Know and Learn the Bible:
Observation (What does it say and what do I see?)
Why Study the Bible? Bible study is essential to growth- from tomb to womb (salvation to glorification); ills. eating Bible.
1 Pet. 1:23, 2:2 since you have been born again, not of perishable seed but of imperishable, through the living and abiding word of God; .. Like newborn infants, long for the pure spiritual milk, that by it you may grow up into salvation—
Maturity - we begin with the premise that God is, He can be known, and that He has something to say to us. That something can transform our lives and lead us to do all God wants us to do (Deut. 6; 2 Tim. 3:15-17). In other words, the scripture is all-sufficient, authoritative, necessary and clear.
A very wise 19th century pastor Charles Simeon said that the goal of studying, hearing and preaching scripture was to: “ humble the sinner; exalt the savior and promote holiness.” That’s pretty comprehensive.
Myth # 1 – The Bible is too hard to understand and I’m no theologian. 1st, everyone is a theologian. 2nd, the scriptures are clear or simple enough for even a child to understand the gospel and be saved. Any literate person can know its basic message. If you can read a text, an email, a blog or newspaper, you can read the Bible.
Myth # 2 – The Bible is boring. Such a statement probably comes most from non-Christians and those who have never read the Bible in its entirety (i.e. the flood, Exodus, Joseph, Samson, David, Christ, Rev.). The Bible is God’s story. It is mostly an issue of taste and preference and a matter of the heart.
How do we Begin? When in NY I also didn’t appreciate the city until I saw the big picture from the Empire State Building.
How can we go from the text to them/then? Broadly, through prayer, through meditation, and through study. 1st, we pray and ask the HS to illuminate the text so we rightly understand it; we meditate on the text, expecting that God will reward this deep thinking with greater understanding. We study the text through the steps we’re looking at today of: observation (reading, searching for the big picture and find clues), interpretation (cross-references, word studies, sentence diagraming? commentaries and other resources), application (asking questions, finding the implications of it), and finally explanation (teaching and preaching), we do all of this begin with the journey or exegesis (investigation) of what the text meant to the original recipients (them/then).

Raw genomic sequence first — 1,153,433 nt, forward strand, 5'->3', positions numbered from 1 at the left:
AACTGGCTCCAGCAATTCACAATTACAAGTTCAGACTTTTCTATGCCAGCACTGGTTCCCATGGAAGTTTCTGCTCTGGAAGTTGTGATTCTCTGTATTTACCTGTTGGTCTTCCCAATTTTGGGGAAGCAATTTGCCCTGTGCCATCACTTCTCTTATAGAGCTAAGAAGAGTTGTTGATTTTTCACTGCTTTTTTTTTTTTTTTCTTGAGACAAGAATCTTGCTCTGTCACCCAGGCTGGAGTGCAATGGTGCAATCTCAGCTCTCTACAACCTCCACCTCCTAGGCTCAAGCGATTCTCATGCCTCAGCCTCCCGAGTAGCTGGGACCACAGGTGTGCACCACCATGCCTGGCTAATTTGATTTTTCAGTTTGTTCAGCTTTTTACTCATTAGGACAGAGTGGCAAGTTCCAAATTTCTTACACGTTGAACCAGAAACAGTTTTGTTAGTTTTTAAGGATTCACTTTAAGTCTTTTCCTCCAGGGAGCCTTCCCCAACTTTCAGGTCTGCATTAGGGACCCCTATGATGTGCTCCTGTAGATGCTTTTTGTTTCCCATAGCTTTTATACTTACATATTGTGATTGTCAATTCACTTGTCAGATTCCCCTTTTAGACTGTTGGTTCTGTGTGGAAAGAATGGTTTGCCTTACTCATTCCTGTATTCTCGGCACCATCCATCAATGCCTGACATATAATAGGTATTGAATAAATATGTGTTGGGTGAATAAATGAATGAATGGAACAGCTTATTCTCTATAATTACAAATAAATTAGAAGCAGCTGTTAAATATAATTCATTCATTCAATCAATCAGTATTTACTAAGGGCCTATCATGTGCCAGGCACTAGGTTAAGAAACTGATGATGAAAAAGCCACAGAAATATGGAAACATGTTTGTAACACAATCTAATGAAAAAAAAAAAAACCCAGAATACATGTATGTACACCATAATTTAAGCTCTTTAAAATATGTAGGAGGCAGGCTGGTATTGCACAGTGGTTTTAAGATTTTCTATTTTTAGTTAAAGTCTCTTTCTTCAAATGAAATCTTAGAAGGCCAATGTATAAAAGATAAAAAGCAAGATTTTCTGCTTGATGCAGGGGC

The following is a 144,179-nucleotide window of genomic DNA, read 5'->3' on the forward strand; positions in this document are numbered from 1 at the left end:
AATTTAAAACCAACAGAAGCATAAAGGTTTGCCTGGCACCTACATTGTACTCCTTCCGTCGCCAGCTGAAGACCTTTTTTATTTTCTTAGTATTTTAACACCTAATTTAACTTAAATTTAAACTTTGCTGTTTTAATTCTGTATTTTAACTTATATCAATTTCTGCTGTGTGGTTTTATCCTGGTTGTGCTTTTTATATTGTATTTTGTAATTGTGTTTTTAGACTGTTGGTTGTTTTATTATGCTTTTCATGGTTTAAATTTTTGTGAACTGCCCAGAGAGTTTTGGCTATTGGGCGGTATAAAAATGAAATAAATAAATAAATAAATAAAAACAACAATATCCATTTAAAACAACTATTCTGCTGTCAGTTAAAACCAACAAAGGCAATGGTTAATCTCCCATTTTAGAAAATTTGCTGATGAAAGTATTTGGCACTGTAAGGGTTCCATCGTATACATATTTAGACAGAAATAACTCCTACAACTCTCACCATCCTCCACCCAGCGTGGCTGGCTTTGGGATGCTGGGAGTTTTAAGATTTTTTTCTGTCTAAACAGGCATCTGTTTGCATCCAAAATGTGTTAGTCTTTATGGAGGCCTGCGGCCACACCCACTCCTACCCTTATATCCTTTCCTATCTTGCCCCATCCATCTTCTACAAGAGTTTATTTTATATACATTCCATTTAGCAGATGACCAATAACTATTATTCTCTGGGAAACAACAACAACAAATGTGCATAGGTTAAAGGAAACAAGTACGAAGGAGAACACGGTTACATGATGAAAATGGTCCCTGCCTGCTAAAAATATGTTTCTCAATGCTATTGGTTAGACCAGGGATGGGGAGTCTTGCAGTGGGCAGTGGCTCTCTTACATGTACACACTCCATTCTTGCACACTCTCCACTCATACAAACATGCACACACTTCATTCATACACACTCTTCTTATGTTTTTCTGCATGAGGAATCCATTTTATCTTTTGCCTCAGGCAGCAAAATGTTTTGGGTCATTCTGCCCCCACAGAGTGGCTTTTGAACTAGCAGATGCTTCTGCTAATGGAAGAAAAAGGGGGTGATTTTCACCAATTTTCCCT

The Five 5 W’s
Case study - John 3:16
Who? Jesus and Nicodemus (Pharisee, “ruler of the Jews”)
What? The curious Pharisee wants to know something (how to get in the kingdom).
When? An evening conversation after the wedding at Cana, after other signs, miracles, wonders, teaching (temple tables)
Where? Near Jerusalem, outside the walls of the city at the Mount of Olives.
Why? The kingdom, new-birth/salvation
Sherlock Holmes was fond of pointing out: “You see but you do not observe.” What was the title of our message last Sunday at CCC (The Road to God)? How many stop lights do pass on the way to work? School?
How to find clues – Read carefully, thoughtfully and repetitively
Note: things that are emphasized; repeated (Heb. 11- “faith”, patterns see Psa. 119); related; Alike and unlike.
Context is King – historic overview How to Study a Section:
- Read the paragraph or chapter or section (unit of thought) several times.
- Evaluate each paragraph in light of other paragraphs.
- Try to state the main point or theme or big idea.
- Note the 5 W’s.
Case Study - (PP - Sermon Prep and Exegetical Worksheet for The Highway of Holiness: “The Promise of Holiness” Isa. 35:8-10/ Context and Immediate context).
So my sub-points or arguments or propositional statements (assertions) to support the big idea were: The Hope of Holiness (v. 8); The Peace of Holiness (v. 9) and The Joy of Holiness (v. 10).
When you observe the Bible- reading much and reading often, you can survey a book and begin to organize the word in such a way as to grab the big picture. If you take the 25,000 ft. puzzle box look at Genesis, you that is really is the book of origins- 1sts, which is what you find in the 1st 11 chapters covering a few thousand years. The rest of the book (12-50) four generations are covered through the covenants.
You can break down Paul’s letters or epistles into sections of thought, Romans, the 1st 11chapters are theological or indicative and the last 5 are application- indicative. Eph. the same way (1-3 then 4-6).
Phil. 4:13- What does that mean? Is the promise that good?